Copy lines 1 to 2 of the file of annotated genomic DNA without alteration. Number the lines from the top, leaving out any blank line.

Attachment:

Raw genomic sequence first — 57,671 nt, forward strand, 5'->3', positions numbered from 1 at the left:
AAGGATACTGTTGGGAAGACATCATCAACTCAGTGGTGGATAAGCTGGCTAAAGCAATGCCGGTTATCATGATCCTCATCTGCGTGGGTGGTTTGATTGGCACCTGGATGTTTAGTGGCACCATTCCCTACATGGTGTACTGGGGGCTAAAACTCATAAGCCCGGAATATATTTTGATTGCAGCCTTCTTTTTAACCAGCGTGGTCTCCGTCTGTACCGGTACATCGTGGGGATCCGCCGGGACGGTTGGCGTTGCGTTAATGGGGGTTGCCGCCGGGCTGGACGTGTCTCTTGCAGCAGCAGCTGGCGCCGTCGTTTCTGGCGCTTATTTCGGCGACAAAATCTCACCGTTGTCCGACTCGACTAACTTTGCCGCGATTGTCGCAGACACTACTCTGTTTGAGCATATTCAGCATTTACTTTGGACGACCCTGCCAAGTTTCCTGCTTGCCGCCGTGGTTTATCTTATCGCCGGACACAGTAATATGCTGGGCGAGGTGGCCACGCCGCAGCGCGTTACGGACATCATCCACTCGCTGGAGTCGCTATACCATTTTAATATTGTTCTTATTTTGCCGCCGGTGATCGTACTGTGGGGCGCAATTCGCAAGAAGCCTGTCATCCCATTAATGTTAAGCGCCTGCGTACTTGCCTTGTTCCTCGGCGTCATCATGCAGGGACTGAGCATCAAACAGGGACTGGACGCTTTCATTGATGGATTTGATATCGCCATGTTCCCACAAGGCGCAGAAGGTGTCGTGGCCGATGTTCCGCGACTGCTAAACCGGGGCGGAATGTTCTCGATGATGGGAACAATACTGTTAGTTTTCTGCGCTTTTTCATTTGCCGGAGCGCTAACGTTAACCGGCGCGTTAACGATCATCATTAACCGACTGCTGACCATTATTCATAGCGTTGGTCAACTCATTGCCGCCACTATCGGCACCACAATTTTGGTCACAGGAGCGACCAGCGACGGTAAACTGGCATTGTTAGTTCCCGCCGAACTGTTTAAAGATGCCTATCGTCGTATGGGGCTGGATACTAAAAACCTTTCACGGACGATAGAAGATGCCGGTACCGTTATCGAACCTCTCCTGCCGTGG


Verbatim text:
Raw genomic sequence first — 57,671 nt, forward strand, 5'->3', positions numbered from 1 at the left:
AAGGATACTGTTGGGAAGACATCATCAACTCAGTGGTGGATAAGCTGGCTAAAGCAATGCCGGTTATCATGATCCTCATCTGCGTGGGTGGTTTGATTGGCACCTGGATGTTTAGTGGCACCATTCCCTACATGGTGTACTGGGGGCTAAAACTCATAAGCCCGGAATATATTTTGATTGCAGCCTTCTTTTTAACCAGCGTGGTCTCCGTCTGTACCGGTACATCGTGGGGATCCGCCGGGACGGTTGGCGTTGCGTTAATGGGGGTTGCCGCCGGGCTGGACGTGTCTCTTGCAGCAGCAGCTGGCGCCGTCGTTTCTGGCGCTTATTTCGGCGACAAAATCTCACCGTTGTCCGACTCGACTAACTTTGCCGCGATTGTCGCAGACACTACTCTGTTTGAGCATATTCAGCATTTACTTTGGACGACCCTGCCAAGTTTCCTGCTTGCCGCCGTGGTTTATCTTATCGCCGGACACAGTAATATGCTGGGCGAGGTGGCCACGCCGCAGCGCGTTACGGACATCATCCACTCGCTGGAGTCGCTATACCATTTTAATATTGTTCTTATTTTGCCGCCGGTGATCGTACTGTGGGGCGCAATTCGCAAGAAGCCTGTCATCCCATTAATGTTAAGCGCCTGCGTACTTGCCTTGTTCCTCGGCGTCATCATGCAGGGACTGAGCATCAAACAGGGACTGGACGCTTTCATTGATGGATTTGATATCGCCATGTTCCCACAAGGCGCAGAAGGTGTCGTGGCCGATGTTCCGCGACTGCTAAACCGGGGCGGAATGTTCTCGATGATGGGAACAATACTGTTAGTTTTCTGCGCTTTTTCATTTGCCGGAGCGCTAACGTTAACCGGCGCGTTAACGATCATCATTAACCGACTGCTGACCATTATTCATAGCGTTGGTCAACTCATTGCCGCCACTATCGGCACCACAATTTTGGTCACAGGAGCGACCAGCGACGGTAAACTGGCATTGTTAGTTCCCGCCGAACTGTTTAAAGATGCCTATCGTCGTATGGGGCTGGATACTAAAAACCTTTCACGGACGATAGAAGATGCCGGTACCGTTATCGAACCTCTCCTGCCGTGG